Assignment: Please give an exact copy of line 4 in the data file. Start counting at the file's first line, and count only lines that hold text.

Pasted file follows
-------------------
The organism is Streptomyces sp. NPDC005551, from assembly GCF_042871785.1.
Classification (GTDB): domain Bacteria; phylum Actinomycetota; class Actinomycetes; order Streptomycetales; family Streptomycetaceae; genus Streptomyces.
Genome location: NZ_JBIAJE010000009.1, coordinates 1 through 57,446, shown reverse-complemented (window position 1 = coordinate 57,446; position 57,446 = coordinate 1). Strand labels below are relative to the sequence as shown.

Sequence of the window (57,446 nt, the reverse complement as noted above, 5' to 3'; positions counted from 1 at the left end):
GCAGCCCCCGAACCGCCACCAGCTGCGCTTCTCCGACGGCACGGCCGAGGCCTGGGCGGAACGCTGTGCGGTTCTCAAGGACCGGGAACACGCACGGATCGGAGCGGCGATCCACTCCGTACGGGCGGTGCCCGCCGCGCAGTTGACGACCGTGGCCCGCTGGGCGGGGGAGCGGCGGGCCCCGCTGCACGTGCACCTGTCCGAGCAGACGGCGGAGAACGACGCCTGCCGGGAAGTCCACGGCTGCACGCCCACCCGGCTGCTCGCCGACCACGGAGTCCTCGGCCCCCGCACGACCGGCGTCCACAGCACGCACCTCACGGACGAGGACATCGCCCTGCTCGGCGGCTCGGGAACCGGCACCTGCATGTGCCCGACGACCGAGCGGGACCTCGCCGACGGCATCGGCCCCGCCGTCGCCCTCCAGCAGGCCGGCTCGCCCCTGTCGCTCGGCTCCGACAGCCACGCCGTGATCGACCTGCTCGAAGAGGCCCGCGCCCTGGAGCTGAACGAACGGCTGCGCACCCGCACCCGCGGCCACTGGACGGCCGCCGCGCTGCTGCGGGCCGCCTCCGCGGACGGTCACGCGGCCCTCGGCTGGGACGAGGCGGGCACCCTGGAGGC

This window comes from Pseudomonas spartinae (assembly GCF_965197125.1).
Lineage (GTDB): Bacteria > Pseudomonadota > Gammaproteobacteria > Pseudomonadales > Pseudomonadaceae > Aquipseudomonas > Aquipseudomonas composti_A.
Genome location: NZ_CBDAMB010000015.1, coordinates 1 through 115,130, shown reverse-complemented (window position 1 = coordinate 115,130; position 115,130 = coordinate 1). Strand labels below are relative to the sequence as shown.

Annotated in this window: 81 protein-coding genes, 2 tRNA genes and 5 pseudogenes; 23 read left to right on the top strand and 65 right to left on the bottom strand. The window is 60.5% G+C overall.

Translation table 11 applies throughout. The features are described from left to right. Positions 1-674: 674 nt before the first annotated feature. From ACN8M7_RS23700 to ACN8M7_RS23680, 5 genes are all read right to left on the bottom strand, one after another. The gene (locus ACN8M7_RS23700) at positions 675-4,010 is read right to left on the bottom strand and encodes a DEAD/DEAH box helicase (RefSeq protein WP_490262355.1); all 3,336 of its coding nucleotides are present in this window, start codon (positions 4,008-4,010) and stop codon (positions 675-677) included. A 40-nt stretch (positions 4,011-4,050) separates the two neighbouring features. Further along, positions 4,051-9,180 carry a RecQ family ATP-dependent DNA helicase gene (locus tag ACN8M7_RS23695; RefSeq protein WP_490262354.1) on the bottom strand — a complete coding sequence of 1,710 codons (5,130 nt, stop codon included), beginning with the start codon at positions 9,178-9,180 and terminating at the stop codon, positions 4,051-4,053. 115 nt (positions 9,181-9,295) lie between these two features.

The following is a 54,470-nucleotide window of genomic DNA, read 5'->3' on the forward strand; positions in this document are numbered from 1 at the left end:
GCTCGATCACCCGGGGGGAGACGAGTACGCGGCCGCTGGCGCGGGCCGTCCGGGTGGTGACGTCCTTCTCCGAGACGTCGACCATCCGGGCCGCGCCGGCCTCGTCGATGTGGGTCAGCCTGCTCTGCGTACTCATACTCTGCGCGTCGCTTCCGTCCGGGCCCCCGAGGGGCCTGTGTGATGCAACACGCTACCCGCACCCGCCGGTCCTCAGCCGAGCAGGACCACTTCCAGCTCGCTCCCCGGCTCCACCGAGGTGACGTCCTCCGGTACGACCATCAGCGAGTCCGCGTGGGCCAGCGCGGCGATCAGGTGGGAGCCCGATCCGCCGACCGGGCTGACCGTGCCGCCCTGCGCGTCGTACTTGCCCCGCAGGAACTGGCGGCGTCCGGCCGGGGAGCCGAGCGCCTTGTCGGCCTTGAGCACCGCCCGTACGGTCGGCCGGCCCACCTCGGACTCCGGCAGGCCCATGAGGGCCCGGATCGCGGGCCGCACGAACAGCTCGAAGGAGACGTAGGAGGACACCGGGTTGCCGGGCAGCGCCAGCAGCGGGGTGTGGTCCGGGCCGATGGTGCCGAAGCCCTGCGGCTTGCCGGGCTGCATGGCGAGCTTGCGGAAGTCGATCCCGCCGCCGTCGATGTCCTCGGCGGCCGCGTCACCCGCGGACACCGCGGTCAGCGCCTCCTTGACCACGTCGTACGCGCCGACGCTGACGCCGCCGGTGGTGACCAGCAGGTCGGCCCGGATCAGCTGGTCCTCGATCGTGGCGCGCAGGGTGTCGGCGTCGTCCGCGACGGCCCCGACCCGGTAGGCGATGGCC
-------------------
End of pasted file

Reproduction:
Sequence of the window (57,446 nt, the reverse complement as noted above, 5' to 3'; positions counted from 1 at the left end):